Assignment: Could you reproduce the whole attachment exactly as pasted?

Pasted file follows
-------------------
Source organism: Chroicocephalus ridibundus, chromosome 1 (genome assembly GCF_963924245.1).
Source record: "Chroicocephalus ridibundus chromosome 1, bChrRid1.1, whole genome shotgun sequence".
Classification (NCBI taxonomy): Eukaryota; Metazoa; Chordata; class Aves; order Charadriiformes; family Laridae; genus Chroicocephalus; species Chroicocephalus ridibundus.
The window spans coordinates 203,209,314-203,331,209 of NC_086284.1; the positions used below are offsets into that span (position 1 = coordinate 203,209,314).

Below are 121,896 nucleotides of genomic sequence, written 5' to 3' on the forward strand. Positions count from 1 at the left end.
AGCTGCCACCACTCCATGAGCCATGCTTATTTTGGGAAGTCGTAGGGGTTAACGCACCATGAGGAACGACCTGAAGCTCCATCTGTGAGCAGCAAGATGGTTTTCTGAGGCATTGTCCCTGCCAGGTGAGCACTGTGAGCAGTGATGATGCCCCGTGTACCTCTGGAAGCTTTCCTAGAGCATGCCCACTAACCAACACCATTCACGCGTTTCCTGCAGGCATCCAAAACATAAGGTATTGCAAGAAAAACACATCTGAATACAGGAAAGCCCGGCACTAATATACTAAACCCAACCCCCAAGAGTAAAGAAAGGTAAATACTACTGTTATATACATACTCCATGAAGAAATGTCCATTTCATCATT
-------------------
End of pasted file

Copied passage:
Source organism: Chroicocephalus ridibundus, chromosome 1 (genome assembly GCF_963924245.1).
Source record: "Chroicocephalus ridibundus chromosome 1, bChrRid1.1, whole genome shotgun sequence".
Classification (NCBI taxonomy): Eukaryota; Metazoa; Chordata; class Aves; order Charadriiformes; family Laridae; genus Chroicocephalus; species Chroicocephalus ridibundus.
The window spans coordinates 203,209,314-203,331,209 of NC_086284.1; the positions used below are offsets into that span (position 1 = coordinate 203,209,314).

Below are 121,896 nucleotides of genomic sequence, written 5' to 3' on the forward strand. Positions count from 1 at the left end.
AGCTGCCACCACTCCATGAGCCATGCTTATTTTGGGAAGTCGTAGGGGTTAACGCACCATGAGGAACGACCTGAAGCTCCATCTGTGAGCAGCAAGATGGTTTTCTGAGGCATTGTCCCTGCCAGGTGAGCACTGTGAGCAGTGATGATGCCCCGTGTACCTCTGGAAGCTTTCCTAGAGCATGCCCACTAACCAACACCATTCACGCGTTTCCTGCAGGCATCCAAAACATAAGGTATTGCAAGAAAAACACATCTGAATACAGGAAAGCCCGGCACTAATATACTAAACCCAACCCCCAAGAGTAAAGAAAGGTAAATACTACTGTTATATACATACTCCATGAAGAAATGTCCATTTCATCATT